It was announced this afternoon that selected Premier League and Championship clubs have been invited to pilot safe standing in their stadiums from January 1.
Since 1994 grounds in the first and second tier of English football have been required to be all-seaters after standing was outlawed following recommendations made in the Taylor Report into the 1989 Hillsborough disaster.
Campaigners have called for standing to be reintroduced in England in recent seasons and the Sports Ground Safety Authority (SGSA) are now giving Premier League and Championship clubs the opportunity to submit an application by October 6 to be offered licensed standing areas from January 1 2022.
In today’s statement, UK sports minister Nigel Huddleston said: "We have been clear that we will work with fans and clubs towards introducing safe standing at football grounds providing there was evidence that installing seating with barriers would have a positive impact on crowd safety.
"With independent research now complete, and capacity crowds back at grounds across the country, now is the right time to make progress.”
If the trial period proves successful then legislation could be introduced for all stadiums in England’s top two divisions within the next few years.
What is the criteria to be part of the trial?
Clubs that want to be part of the trial period for safe standing will need to fulfil a number of criteria that the SGSA have set out. This includes:
The necessary infrastructure being in place – such as seats with barriers/independent barriers – which must be in both home and away sections Fans must be able to sit or stand – the seats cannot be locked in the “up” or “down” position – and there must be one seat/space per person The standing area must not impact the viewing standards of other fans There must be a code of conduct in place for fans in the licensed standing area The ground must consult with its Safety Advisory Group about plans for the licensed standing areas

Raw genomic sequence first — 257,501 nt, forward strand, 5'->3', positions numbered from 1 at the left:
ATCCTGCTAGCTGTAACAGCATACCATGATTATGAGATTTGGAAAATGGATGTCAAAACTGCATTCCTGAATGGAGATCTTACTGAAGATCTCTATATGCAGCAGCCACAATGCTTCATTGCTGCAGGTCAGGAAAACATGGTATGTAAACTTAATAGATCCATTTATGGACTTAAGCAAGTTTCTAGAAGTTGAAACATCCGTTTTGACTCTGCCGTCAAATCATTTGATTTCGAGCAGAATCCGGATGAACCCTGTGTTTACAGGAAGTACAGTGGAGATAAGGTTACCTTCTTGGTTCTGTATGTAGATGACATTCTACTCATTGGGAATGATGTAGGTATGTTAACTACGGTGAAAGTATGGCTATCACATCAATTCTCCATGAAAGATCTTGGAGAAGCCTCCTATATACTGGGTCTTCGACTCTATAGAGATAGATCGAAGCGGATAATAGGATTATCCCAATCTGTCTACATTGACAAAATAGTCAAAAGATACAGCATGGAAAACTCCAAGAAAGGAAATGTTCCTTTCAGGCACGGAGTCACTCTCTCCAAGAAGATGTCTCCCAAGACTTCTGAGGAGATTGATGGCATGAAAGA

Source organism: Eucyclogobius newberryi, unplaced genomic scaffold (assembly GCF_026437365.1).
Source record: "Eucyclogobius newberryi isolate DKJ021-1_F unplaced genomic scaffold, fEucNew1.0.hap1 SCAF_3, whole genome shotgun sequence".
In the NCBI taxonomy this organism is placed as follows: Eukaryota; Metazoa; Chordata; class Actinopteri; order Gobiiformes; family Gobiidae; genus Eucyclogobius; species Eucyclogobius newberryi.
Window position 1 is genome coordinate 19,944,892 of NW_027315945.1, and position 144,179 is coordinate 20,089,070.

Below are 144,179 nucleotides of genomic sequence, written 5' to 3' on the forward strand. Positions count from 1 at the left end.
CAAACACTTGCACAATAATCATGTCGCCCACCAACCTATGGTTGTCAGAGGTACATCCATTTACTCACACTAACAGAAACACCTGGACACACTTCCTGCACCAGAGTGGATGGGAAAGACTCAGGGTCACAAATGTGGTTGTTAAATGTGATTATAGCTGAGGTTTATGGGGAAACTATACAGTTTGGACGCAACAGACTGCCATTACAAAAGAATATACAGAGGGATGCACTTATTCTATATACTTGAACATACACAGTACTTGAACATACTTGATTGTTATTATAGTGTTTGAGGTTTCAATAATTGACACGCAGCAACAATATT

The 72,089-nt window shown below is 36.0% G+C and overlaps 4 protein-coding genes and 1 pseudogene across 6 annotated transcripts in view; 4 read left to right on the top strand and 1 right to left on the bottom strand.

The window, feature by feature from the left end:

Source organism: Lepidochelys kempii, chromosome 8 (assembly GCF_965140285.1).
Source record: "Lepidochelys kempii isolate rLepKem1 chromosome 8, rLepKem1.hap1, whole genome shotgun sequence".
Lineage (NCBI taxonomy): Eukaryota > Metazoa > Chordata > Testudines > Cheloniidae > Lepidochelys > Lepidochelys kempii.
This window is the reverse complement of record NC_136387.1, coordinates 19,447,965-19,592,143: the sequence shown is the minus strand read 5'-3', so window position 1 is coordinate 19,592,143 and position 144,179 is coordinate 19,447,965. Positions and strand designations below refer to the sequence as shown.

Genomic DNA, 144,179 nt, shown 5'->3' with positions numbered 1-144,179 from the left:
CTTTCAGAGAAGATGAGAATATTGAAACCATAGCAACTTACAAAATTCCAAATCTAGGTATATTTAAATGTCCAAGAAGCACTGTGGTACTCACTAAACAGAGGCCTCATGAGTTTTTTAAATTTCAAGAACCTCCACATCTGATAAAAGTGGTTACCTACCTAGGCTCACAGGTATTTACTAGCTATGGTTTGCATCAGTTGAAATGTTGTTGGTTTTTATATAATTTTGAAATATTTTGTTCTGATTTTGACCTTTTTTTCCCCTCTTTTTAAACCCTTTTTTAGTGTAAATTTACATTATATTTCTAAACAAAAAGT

Tottenham Hotspur, Wolverhampton Wanderers, Manchester City, Manchester United, Liverpool, Chelsea, Cardiff City and Bristol City are among the clubs whose stadiums would be able to accommodate safe standing areas the easiest. Other clubs would need to carry out stadium adjustments to accommodate the standing areas.
What does this mean for Leeds United?
Unlike the likes of Tottenham Hotspur, who had safe standing areas built in their new stadium, Leeds United don’t have rail seating at Elland Road and so currently wouldn’t meet the criteria to participate in the safe standing trial.
However, fans will be eager to see if a change is considered by the club, especially with the introduction of safe standing long being a policy of the Leeds United Supporters Trust.
The club recently announced plans to increase the capacity of Elland Road by 18,000 seats and supporters will be hoping this could include the introduction of safe standing area.
If the Whites don’t apply to be part of the trial then they could see Elland Road introduce safe standing over the next few years – if this season’s trial is successful.
From January 1 Leeds United fans travelling to the likes of Wolverhampton, Manchester and Liverpool will be able to enjoy safe standing in their away sections.